For a very long time, Product Lifecycle Management (PLM) was recognized as a solution for large companies. This is where PLM was born, with companies building aircrafts, cars, and satellites. Things are changing and PLM is becoming more popular and not only among large enterprise companies. You can ask, what changed? The answer to this question goes back to three main factors – (1) an increased complexity of products; (2) the distributed nature of work; and (3) unprecedented demand for speed.
How to build complex products faster with an optimal cost? I think many engineering and operational managers are asking the same questions while trying to organize the product development process in a way that allows them to manage product information and connect people to optimize their tasks.
The level of complexity that exists today in medical, biotech, robotics, automation equipment, high-tech, medical and complex machinery is unprecedented. All these companies are building complex products that have lifecycle spans in both development timelines and organizational distribution multiplied with supply chain management complexity. Therefore, PLM software and PLM systems are an integral part of many industries, helping businesses manage product data, processes, and the entirety of a product’s lifecycle.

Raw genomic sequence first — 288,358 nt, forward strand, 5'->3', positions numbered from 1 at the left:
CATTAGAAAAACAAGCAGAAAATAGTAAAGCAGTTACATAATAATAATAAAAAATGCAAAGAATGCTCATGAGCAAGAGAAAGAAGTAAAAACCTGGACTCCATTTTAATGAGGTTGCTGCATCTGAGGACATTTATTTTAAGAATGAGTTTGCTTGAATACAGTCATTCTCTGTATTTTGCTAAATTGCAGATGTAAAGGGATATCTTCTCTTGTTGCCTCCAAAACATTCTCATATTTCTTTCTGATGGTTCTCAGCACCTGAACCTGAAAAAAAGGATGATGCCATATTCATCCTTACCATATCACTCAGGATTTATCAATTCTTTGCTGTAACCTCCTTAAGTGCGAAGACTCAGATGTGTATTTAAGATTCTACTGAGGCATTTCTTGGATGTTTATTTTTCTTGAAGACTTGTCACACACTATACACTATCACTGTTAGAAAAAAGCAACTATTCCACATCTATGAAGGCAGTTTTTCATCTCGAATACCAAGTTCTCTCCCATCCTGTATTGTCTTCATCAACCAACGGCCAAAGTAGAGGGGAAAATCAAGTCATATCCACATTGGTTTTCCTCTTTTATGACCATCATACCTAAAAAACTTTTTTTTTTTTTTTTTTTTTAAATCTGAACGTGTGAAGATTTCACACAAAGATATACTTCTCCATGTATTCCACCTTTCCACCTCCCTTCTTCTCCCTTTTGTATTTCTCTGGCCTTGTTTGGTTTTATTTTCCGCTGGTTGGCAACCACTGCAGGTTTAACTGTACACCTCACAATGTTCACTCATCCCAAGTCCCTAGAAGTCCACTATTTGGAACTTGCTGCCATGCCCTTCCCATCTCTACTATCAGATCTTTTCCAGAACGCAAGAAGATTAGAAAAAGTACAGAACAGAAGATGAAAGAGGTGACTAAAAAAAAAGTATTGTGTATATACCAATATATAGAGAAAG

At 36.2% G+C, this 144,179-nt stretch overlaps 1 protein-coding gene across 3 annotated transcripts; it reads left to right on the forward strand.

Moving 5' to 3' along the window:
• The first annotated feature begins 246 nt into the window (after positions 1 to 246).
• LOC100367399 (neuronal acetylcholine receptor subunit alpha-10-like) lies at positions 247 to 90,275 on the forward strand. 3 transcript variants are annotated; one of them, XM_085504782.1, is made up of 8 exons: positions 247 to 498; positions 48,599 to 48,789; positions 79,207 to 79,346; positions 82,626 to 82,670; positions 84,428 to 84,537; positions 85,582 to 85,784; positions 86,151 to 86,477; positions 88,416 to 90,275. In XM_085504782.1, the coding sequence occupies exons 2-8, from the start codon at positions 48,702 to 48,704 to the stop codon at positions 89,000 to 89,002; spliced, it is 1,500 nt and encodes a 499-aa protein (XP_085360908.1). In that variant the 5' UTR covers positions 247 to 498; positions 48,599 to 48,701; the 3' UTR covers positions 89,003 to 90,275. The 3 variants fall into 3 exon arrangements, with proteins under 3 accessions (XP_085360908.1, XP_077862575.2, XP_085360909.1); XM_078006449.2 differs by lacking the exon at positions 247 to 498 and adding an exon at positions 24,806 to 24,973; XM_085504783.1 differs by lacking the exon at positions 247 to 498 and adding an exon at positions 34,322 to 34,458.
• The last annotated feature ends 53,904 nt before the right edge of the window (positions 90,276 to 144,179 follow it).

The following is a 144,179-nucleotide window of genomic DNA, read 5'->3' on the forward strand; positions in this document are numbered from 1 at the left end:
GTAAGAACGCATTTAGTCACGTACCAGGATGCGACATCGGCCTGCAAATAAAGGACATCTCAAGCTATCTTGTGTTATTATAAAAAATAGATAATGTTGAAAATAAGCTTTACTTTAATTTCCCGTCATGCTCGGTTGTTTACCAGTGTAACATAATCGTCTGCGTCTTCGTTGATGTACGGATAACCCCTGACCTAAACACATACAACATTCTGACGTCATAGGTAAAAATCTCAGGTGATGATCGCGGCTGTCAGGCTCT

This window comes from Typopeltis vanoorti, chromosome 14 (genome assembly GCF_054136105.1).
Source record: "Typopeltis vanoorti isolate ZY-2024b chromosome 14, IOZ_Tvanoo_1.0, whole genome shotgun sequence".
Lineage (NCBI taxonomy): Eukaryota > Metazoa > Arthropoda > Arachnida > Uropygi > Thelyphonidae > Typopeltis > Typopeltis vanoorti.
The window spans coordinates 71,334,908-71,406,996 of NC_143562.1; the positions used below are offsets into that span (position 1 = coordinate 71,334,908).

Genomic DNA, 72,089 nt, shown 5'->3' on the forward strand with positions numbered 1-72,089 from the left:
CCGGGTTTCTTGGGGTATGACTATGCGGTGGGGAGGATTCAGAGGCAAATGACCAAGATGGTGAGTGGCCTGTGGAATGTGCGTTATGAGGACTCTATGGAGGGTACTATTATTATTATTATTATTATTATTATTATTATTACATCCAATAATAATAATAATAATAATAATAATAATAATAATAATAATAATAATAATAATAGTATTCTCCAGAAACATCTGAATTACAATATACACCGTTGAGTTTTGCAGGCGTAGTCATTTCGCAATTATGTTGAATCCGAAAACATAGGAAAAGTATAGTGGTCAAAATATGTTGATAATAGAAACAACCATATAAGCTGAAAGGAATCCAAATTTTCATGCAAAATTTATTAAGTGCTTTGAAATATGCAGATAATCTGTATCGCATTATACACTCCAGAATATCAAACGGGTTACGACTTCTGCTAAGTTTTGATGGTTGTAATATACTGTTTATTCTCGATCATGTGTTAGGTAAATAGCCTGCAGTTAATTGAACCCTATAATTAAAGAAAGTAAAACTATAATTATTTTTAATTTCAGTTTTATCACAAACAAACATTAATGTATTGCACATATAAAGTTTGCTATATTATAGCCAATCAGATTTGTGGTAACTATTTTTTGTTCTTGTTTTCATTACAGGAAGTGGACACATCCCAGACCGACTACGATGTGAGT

PLM Selection Strategy
Having a strategy when selecting a PLM system is important. Although you might find many options to select PLM system, when it comes to the real selection, companies are selecting from a dozen products and after additional slice and dice, focus on 3-4 systems that fit their needs. In my work with many customers, we found that elements of an unstoppable PLM playbook can be used to go from an abstract set of requirements to specific needs your company has.
Starting from people is always the right way to do anything, The same is true during PLM selection. Don’t run any “garage projects” to select PLM software. You need to come to the users (they are your customers) and check all their needs about document management, process management, production process, document control, and others.
There are so many ways to do the same tasks. Working with manufacturing companies, I found “process” thinking to be easy to explain. However, you need to have your process drawn on paper (electronic or physical) to make an assessment of how your company is actually supposed to work during the product development process and manufacturing. Have your team to agree on how to work is extremely important..
It comes last, but important. I suggest companies look at how these goals and processes can be implemented, the technology might be different. Keep in mind that simplicity works and whatever technological solution you choose, simplest will be the best.
Once you analyze the requirements, technology, and process, you should be able to perform a list of candidates that match your needs and give you an option to start the evaluation process. Here are three criteria to put PLM software vendors to the shortlist:
- Look for PLM providers with a good reputation in your industry.
- Read reviews, ask for recommendations, and attend industry events or webinars.